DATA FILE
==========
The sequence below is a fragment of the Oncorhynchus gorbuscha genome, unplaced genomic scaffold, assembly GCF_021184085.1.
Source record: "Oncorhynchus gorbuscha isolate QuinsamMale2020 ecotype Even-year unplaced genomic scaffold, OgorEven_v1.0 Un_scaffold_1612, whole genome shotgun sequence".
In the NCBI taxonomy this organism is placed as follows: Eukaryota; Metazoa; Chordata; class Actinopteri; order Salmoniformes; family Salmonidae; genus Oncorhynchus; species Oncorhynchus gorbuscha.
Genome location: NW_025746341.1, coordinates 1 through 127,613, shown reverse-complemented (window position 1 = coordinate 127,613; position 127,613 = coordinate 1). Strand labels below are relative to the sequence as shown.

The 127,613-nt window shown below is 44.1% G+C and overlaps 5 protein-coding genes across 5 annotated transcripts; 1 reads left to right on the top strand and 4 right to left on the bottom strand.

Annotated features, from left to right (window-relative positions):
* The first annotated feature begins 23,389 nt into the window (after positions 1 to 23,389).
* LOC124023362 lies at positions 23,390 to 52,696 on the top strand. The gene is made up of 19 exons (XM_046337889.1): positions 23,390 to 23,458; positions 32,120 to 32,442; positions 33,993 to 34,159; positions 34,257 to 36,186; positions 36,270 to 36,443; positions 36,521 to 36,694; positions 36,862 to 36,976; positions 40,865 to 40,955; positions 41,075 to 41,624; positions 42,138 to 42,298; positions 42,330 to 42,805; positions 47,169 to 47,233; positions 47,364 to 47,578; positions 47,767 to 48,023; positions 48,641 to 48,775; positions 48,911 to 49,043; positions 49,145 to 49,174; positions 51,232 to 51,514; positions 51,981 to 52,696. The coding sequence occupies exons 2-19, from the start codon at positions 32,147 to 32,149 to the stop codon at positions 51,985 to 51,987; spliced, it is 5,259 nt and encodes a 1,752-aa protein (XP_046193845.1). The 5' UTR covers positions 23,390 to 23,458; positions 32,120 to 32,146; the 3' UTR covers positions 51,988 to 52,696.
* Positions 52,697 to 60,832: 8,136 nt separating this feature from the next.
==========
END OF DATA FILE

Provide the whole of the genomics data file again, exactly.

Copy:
The sequence below is a fragment of the Oncorhynchus gorbuscha genome, unplaced genomic scaffold, assembly GCF_021184085.1.
Source record: "Oncorhynchus gorbuscha isolate QuinsamMale2020 ecotype Even-year unplaced genomic scaffold, OgorEven_v1.0 Un_scaffold_1612, whole genome shotgun sequence".
In the NCBI taxonomy this organism is placed as follows: Eukaryota; Metazoa; Chordata; class Actinopteri; order Salmoniformes; family Salmonidae; genus Oncorhynchus; species Oncorhynchus gorbuscha.
Genome location: NW_025746341.1, coordinates 1 through 127,613, shown reverse-complemented (window position 1 = coordinate 127,613; position 127,613 = coordinate 1). Strand labels below are relative to the sequence as shown.

The 127,613-nt window shown below is 44.1% G+C and overlaps 5 protein-coding genes across 5 annotated transcripts; 1 reads left to right on the top strand and 4 right to left on the bottom strand.

Annotated features, from left to right (window-relative positions):
* The first annotated feature begins 23,389 nt into the window (after positions 1 to 23,389).
* LOC124023362 lies at positions 23,390 to 52,696 on the top strand. The gene is made up of 19 exons (XM_046337889.1): positions 23,390 to 23,458; positions 32,120 to 32,442; positions 33,993 to 34,159; positions 34,257 to 36,186; positions 36,270 to 36,443; positions 36,521 to 36,694; positions 36,862 to 36,976; positions 40,865 to 40,955; positions 41,075 to 41,624; positions 42,138 to 42,298; positions 42,330 to 42,805; positions 47,169 to 47,233; positions 47,364 to 47,578; positions 47,767 to 48,023; positions 48,641 to 48,775; positions 48,911 to 49,043; positions 49,145 to 49,174; positions 51,232 to 51,514; positions 51,981 to 52,696. The coding sequence occupies exons 2-19, from the start codon at positions 32,147 to 32,149 to the stop codon at positions 51,985 to 51,987; spliced, it is 5,259 nt and encodes a 1,752-aa protein (XP_046193845.1). The 5' UTR covers positions 23,390 to 23,458; positions 32,120 to 32,146; the 3' UTR covers positions 51,988 to 52,696.
* Positions 52,697 to 60,832: 8,136 nt separating this feature from the next.